Unanswered: Convert split integer to currency value
I have in my possession an extract taken from a pervasive db running IRIS. The extract was taken via a ODBC connection. The extracts are is csv format.
I need to feed these into a data warehouse but the problem I have is with the way the currency/amounts are stored.
It appears we have a 2-byte and a 4-byte column which somehow (within IRIS) gets translated to a real world value. I realise this is probably something specific to IRIS, but I am postring here in the hope that someone might have come across this (since IRIS is so widely used on Pervasive).
Does anyone know how to convert the spilt integers to a real world value?
SmallInt - a small integer is kept on 2 bytes (16 bits): ssssssssssssssss
LongInt - a long integer is kept on 4 bytes (32 bits): LLLLLLLLLLLLLLLLLLLLLLLLLLLLLLLL
TheRealArray is just a contiguous zone in memory (a buffer) were these 6 bytes will be moved. First, the small int, followed by the long int. Something like this:
After this, the whole buffer is moved over (be very careful how you interpret this; it's not assigned to!) a Double variable, i.e. those 6 bytes, as they are, are just interpreted as the representation of a Double in memory, probably like this:
Note: I added zero's at the end, since a Double is represented on 8 bytes (64 bits), and I just mentioned to you that those 6 bytes were moved over a Double variable location in memory, more exactly, in the function stack. If they would have been assigned, then you would have finished with the zeros in front - don't bet on that though, it might depend on the OS or the compiler!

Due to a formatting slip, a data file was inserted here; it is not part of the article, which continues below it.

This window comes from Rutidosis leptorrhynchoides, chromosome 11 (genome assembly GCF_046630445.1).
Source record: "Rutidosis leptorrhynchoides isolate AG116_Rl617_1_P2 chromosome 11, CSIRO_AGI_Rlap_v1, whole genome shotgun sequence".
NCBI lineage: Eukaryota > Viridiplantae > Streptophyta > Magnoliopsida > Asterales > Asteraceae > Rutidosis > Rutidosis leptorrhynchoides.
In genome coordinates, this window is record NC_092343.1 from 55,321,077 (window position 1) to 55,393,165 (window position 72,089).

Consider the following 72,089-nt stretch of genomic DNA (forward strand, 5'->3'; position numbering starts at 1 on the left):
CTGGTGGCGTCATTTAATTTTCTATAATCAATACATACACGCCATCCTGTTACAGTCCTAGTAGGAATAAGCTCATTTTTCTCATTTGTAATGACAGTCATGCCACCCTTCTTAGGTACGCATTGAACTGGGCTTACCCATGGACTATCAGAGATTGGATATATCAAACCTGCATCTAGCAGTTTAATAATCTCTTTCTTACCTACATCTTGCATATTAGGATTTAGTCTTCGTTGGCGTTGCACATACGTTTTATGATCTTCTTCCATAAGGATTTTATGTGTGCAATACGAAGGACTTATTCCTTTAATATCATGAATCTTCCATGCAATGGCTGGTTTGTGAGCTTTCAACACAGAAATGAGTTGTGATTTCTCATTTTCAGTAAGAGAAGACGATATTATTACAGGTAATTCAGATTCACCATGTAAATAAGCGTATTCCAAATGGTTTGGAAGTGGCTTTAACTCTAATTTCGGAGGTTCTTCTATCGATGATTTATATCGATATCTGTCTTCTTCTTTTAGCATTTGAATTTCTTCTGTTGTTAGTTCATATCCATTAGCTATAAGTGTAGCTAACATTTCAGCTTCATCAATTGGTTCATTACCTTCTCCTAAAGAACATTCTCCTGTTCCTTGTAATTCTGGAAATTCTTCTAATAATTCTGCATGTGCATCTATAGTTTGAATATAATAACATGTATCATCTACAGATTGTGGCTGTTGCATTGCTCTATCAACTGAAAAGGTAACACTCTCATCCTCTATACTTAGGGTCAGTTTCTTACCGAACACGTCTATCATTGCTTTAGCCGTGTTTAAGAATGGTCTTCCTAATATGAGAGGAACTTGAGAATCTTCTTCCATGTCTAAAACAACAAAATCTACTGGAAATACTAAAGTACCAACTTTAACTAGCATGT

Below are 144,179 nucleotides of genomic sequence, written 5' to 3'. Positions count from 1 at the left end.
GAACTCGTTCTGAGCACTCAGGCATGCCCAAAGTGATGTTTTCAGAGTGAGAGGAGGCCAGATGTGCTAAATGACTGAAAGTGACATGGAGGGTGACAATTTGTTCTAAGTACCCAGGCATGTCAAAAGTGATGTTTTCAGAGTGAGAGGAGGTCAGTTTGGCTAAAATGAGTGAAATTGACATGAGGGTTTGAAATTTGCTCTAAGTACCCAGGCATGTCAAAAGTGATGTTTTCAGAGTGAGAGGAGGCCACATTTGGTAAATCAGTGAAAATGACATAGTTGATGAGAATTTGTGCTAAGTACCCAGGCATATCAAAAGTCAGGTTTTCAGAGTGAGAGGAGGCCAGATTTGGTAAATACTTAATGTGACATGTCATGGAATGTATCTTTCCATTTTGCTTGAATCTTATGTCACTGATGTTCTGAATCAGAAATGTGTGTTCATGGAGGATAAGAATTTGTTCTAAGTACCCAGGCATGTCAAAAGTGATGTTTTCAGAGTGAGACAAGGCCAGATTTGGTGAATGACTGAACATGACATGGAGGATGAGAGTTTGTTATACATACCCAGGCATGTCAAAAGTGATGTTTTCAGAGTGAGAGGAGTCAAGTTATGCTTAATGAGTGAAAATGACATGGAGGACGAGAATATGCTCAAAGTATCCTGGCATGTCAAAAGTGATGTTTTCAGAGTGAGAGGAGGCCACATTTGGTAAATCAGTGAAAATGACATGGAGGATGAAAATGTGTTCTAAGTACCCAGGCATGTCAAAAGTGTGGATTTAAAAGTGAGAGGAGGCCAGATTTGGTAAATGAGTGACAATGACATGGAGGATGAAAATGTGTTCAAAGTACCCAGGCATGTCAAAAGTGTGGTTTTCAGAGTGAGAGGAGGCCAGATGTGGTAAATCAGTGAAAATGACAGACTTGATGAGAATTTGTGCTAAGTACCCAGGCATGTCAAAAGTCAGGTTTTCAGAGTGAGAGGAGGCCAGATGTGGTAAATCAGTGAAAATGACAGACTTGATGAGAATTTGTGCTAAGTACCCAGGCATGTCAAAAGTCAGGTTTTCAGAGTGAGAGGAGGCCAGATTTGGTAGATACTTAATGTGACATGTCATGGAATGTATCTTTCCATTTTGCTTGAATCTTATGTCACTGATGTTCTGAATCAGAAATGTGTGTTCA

Now, this approach is tricky, and very low-level, since it's very tightly related with data representation in memory (I won't go into the details of it, since it's too much of a discussion) and it was chosen to minimize the space taken by the data on disk, probably for one or both of the following reasons:
1. the disk space was expensive at the time the application was implemented.
2. the tables are very big, so 2 extra-bytes really matter in terms of disk space and the speed the data is accessed on disk.
OK, so I think you might have two VFP functions that will help you perform this kind of operation. They are:
Take a (very good) look at them and understand what they do. You will most probably need to play with the eFlags/cFlags parameter, especially with the "S" flag (see below).
I would also strongly advise you to make very, very, absolutely and paranoically certain that you obtain exactly the same values as from the Delphi function. I cannot stress enough how critical this is. Just think that you may corrupt all your data in your database if you do the smallest mistake! This could get you into a nasty problem. Be absolutely sure that you got it right, by testing all the fields kept this way and comparing with the current results you get.
OK, if this wasn't enough of a scare, then you will probably/hopefully need one of these two variants:
Again, play with the "S" flag to make sure that you get the same values as those stored in your database.
It's easy to understand what I did: I convert the binary values to character representations, I concatenate the strings, and convert the resulting string to a Double. Hopefully, I got it right. Please understand that I cannot be sure of that, since I don't have real data and a reference to compare with, i.e. the results you get through the Delphi function. So, you need to test, and test, and test...
Please note, and now you'll probably understand my warnings, that I also tested using "N" as a flag for CTOBIN and I've gotten a different value than with "B", so... do I need to say anything more?